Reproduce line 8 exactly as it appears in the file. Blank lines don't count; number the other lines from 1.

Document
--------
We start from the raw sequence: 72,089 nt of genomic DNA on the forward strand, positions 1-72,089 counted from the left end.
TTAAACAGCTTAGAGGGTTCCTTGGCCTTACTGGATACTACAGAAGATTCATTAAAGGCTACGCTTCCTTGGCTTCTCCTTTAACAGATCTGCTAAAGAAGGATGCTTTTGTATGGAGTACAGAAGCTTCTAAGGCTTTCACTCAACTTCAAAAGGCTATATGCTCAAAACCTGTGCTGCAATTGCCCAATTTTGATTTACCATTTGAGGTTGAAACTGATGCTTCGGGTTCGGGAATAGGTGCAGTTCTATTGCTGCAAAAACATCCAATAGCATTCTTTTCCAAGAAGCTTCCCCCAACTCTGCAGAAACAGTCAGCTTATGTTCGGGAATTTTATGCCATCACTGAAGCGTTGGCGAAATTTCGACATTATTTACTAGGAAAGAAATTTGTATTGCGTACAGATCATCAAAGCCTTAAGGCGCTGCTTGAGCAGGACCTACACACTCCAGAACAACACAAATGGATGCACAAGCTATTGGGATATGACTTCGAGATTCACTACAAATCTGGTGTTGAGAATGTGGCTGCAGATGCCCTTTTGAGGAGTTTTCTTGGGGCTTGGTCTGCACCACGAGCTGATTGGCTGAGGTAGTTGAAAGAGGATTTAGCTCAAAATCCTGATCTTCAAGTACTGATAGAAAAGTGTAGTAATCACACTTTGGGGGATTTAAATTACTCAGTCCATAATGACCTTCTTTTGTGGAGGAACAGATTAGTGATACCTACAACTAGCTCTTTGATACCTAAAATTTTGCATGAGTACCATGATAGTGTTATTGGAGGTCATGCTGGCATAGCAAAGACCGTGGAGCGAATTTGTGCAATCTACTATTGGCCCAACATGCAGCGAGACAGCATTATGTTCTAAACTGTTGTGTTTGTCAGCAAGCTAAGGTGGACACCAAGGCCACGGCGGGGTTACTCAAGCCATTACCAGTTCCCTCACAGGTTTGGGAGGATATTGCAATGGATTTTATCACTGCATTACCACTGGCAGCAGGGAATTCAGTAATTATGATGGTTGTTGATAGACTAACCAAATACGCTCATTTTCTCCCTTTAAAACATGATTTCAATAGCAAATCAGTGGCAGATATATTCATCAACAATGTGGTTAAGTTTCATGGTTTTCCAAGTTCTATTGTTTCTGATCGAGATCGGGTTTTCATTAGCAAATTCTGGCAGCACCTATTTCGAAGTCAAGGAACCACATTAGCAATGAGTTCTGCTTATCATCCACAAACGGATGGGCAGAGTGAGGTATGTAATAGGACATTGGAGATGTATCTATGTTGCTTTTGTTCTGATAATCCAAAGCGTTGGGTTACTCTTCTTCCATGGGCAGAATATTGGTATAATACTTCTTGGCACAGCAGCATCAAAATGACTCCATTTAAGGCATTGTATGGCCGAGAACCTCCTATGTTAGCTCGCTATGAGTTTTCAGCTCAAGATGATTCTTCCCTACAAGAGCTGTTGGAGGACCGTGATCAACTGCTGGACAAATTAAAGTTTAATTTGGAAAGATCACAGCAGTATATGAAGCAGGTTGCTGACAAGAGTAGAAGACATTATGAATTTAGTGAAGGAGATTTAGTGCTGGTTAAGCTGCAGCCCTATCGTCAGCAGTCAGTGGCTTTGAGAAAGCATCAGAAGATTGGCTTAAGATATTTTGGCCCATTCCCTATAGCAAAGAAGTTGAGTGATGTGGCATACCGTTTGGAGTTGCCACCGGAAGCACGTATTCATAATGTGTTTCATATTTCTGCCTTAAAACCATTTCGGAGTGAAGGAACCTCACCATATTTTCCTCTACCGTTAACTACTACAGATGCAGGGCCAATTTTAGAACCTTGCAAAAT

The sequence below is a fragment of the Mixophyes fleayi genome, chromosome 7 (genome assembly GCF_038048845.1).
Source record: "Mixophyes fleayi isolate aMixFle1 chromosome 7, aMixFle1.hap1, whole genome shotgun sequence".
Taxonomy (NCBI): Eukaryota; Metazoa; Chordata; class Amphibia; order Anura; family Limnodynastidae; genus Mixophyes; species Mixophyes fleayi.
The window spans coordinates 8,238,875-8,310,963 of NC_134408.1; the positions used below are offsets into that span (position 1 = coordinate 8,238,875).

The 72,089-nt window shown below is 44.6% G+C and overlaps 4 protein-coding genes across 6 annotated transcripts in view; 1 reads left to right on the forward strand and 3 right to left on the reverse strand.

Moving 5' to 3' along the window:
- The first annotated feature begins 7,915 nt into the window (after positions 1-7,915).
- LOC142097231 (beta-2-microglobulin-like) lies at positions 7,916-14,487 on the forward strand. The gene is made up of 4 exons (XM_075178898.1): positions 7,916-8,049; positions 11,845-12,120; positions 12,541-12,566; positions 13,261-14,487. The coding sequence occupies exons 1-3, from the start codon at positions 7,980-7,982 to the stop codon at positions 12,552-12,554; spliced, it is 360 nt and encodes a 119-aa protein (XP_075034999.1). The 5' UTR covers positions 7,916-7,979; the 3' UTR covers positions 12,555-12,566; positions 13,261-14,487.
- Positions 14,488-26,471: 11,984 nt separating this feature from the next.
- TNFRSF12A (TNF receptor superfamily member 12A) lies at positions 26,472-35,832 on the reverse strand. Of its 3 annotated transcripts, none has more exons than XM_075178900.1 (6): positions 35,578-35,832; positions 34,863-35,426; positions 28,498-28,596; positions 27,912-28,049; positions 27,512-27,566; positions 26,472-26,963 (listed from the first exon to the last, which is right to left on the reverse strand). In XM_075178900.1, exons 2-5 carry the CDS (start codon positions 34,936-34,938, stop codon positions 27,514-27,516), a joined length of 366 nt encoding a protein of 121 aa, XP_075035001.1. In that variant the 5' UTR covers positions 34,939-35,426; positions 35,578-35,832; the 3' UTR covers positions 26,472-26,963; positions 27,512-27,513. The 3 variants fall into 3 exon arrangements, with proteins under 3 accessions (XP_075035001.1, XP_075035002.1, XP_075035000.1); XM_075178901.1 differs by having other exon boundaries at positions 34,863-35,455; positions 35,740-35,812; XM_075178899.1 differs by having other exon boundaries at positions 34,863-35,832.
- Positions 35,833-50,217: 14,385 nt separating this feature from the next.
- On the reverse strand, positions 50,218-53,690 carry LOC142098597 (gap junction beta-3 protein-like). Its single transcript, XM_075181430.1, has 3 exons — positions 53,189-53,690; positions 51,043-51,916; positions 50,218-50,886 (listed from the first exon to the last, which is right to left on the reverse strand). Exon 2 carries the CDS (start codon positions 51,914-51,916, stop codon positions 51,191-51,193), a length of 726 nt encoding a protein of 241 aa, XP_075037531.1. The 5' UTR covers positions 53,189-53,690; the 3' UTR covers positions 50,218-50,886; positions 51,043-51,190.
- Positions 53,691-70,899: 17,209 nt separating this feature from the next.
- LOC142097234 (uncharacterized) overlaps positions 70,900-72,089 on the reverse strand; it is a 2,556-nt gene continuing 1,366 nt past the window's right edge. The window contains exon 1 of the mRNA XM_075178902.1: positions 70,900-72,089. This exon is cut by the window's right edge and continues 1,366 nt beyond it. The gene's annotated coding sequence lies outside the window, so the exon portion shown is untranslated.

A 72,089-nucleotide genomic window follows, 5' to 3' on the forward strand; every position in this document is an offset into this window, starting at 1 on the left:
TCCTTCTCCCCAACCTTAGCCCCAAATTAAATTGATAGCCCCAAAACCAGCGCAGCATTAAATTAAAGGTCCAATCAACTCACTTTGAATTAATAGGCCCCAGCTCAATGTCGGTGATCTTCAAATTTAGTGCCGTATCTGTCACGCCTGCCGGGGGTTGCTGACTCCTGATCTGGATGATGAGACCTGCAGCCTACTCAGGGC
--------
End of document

Moving 5' to 3' along the window: